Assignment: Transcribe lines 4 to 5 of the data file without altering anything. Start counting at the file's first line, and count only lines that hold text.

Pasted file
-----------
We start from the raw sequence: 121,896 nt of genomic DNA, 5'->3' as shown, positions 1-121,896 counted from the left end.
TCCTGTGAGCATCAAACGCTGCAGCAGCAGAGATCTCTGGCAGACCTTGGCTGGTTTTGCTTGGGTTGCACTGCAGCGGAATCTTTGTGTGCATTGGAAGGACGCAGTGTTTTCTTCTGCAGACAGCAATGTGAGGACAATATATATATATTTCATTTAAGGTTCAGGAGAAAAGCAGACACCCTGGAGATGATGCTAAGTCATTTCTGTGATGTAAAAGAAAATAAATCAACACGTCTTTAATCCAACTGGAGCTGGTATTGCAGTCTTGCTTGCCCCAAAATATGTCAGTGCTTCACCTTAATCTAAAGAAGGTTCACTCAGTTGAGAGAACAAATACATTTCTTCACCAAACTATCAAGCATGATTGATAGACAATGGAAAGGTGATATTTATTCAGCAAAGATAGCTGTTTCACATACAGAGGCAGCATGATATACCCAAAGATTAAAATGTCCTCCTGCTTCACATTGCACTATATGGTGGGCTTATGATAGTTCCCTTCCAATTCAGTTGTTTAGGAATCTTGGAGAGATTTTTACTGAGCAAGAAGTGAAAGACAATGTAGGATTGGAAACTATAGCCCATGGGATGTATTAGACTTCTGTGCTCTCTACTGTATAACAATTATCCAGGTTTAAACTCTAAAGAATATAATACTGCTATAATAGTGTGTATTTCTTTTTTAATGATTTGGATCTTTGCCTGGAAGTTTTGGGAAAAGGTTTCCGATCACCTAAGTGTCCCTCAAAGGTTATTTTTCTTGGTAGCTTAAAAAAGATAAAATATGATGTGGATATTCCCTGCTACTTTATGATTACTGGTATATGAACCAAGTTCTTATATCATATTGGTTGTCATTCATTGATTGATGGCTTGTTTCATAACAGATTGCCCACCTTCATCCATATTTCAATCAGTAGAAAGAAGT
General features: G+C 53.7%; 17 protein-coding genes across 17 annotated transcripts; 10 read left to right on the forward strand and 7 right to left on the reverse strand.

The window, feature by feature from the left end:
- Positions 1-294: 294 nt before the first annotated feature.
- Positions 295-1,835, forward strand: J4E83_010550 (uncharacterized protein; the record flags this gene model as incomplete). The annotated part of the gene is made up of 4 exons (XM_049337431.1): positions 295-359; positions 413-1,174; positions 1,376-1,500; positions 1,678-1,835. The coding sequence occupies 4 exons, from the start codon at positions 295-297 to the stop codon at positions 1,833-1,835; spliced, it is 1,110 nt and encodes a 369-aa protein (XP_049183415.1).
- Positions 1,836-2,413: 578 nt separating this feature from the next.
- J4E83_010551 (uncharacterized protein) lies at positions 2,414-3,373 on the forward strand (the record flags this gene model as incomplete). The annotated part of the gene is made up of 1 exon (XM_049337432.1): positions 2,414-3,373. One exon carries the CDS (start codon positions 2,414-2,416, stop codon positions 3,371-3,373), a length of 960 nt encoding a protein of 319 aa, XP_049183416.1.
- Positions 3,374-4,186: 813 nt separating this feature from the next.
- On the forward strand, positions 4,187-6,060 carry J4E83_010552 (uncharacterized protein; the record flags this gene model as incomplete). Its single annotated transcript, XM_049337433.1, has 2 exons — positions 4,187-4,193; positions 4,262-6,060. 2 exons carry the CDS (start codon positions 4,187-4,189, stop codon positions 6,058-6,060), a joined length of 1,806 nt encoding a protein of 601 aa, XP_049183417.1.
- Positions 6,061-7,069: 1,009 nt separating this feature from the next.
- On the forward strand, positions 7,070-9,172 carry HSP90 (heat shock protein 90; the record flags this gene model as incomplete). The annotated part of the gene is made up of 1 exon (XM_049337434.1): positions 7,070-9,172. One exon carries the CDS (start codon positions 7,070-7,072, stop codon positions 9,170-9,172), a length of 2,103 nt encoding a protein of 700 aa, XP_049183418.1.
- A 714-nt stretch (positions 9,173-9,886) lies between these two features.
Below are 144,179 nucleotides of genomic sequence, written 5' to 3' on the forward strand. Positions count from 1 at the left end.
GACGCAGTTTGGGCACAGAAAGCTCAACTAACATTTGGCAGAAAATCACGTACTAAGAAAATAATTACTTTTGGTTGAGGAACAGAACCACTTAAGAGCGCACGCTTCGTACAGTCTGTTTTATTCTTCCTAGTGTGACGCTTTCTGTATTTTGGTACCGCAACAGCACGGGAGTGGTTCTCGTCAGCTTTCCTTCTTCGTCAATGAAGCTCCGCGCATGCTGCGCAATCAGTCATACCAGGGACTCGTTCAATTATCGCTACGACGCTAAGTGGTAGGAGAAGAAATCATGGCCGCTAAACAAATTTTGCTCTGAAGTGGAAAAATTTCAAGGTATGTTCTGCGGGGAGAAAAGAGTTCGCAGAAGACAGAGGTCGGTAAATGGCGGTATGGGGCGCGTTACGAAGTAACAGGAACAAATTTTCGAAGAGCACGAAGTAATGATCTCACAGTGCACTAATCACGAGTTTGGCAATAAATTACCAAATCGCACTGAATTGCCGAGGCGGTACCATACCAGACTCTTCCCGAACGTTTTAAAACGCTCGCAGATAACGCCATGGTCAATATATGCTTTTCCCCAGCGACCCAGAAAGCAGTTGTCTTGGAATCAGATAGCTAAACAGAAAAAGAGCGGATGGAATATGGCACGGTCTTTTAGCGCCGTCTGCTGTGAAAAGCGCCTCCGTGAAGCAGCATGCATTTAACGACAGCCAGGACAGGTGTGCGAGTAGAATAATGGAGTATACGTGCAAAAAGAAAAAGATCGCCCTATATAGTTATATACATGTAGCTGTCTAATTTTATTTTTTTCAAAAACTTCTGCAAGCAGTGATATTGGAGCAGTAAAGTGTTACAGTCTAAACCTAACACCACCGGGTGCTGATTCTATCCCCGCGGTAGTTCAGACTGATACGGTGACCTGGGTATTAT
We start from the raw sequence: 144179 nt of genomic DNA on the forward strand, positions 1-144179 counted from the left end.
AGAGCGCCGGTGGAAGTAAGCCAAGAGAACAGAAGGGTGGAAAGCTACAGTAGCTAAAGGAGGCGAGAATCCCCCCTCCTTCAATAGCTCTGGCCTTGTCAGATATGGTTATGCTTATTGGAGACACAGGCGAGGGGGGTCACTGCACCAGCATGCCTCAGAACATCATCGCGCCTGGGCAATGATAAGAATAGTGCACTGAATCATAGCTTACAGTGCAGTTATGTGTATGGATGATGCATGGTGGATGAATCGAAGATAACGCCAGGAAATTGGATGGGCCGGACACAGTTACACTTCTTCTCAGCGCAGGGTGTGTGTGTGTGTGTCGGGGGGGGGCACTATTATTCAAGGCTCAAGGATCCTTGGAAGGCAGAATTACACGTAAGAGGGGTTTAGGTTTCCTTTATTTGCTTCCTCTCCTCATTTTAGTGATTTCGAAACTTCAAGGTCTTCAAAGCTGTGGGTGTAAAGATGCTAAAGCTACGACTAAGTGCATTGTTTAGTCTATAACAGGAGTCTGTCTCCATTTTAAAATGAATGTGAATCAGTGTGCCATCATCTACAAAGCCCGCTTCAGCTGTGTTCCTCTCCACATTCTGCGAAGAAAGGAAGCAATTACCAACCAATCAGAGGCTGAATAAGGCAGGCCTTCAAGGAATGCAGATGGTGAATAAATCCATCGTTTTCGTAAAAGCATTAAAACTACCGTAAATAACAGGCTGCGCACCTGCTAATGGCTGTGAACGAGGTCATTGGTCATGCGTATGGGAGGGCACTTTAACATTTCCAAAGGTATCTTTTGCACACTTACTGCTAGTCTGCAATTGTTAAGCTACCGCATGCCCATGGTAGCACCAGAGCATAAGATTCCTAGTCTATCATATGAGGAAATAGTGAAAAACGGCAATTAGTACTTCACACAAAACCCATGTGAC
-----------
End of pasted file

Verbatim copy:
The window, feature by feature from the left end:
- Positions 1-294: 294 nt before the first annotated feature.